How do babies learn languages?

  • 04/03/2019
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Have a think about being a new born baby for a moment – the bright lights, loud noises, and blurry giants are all you know and see. A baby’s first job is to comprehend all of this, with its small, growing brain; and language is one of the first great hurdles. Communication is limited to crying to begin with, but by 1 year most babies can say singular words and by the age of 3 can express themselves in full sentences. But how can a baby learn a language so easily with a relative lack of brain power? A grown human can struggle with learning French for many years, yet a toddler can have a decent grasp of a complicated language system before they can tie their own shoes.

Children acquire language through interaction. Most parents don’t know how to formally teach a language, but a child will naturally pick up a language that is used the most when around them through their parents, other adults and children; the interaction is key though – a baby will not learn to talk just by listening to the TV or radio. “Baby talk” is another factor in how babies learn a language, as the short sentences/words, exaggerated intonations and repetition work to pull a child along. There’s an argument that a baby’s ability to learn language is genetic, like how a spider knows how to spin a web and that the ability to learn languages at speed quickly falls away once puberty arrives.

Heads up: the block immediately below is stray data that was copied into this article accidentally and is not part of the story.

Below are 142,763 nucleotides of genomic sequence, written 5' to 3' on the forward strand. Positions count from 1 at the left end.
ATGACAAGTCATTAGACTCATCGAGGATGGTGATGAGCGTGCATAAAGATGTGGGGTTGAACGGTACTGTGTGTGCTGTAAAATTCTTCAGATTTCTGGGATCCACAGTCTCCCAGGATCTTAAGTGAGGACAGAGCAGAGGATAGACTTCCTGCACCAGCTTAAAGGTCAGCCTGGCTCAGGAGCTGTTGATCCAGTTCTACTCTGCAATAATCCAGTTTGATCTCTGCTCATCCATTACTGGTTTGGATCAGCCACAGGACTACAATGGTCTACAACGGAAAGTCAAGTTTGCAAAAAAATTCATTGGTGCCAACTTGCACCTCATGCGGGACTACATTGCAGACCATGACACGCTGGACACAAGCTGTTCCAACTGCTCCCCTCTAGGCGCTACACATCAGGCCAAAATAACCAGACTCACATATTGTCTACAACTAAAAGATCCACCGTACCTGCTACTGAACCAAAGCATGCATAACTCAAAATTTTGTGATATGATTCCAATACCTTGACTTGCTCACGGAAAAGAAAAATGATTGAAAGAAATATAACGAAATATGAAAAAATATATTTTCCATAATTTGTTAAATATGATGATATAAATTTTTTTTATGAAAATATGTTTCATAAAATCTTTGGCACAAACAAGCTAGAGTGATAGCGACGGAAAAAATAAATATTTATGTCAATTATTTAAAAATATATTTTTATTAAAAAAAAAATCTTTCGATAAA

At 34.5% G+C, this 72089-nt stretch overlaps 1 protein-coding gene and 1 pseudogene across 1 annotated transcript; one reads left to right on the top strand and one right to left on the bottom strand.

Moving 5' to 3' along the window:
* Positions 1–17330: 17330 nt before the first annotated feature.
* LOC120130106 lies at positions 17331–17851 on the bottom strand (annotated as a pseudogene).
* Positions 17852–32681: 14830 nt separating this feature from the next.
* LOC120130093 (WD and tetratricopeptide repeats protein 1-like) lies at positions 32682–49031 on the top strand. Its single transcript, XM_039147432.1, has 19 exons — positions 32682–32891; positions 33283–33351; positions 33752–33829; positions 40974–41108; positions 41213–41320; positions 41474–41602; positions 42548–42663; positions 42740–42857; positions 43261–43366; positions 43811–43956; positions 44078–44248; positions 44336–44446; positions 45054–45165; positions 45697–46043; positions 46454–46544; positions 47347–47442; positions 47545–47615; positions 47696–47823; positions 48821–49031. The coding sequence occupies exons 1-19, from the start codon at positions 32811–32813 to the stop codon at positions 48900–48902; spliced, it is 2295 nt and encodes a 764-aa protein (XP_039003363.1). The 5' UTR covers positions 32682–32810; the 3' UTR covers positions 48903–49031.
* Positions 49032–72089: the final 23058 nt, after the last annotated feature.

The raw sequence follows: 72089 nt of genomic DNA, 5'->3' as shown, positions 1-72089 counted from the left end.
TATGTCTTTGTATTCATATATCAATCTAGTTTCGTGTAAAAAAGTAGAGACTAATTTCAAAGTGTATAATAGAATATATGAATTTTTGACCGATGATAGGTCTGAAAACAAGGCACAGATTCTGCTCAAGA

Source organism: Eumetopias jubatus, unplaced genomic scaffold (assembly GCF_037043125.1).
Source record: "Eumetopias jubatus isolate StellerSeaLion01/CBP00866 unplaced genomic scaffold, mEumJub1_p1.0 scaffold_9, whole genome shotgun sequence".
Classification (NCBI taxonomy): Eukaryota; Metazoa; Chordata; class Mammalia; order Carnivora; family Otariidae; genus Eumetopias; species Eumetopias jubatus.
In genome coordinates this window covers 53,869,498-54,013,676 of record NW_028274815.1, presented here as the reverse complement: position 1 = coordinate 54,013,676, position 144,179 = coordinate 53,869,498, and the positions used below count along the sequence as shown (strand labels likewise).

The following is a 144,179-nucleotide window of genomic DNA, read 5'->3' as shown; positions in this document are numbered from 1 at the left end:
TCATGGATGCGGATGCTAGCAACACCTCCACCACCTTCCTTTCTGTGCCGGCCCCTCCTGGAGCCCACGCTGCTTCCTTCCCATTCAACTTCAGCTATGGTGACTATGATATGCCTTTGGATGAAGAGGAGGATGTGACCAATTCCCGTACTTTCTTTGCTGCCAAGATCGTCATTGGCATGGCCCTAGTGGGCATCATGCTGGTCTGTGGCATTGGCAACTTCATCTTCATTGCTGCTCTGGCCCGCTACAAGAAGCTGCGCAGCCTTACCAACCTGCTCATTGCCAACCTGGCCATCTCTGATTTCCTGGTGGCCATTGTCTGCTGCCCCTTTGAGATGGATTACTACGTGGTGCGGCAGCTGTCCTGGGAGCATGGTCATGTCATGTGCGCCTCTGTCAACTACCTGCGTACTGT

So, what about the babies growing up in bilingual households? You would think that maybe a baby would and be unable to differentiate, but recent studies have found this not to be the case. Whilst a baby learning two languages will know fewer words in each, by the age of 3 they are able to understand if someone is speaking a specific language to them. If you’ve been reading our previous blog posts on language, you’ll also know that knowing two languages increases cognitive function… the same rule applies for babies too! The old adage ‘get them while they’re young’ seems fitting.

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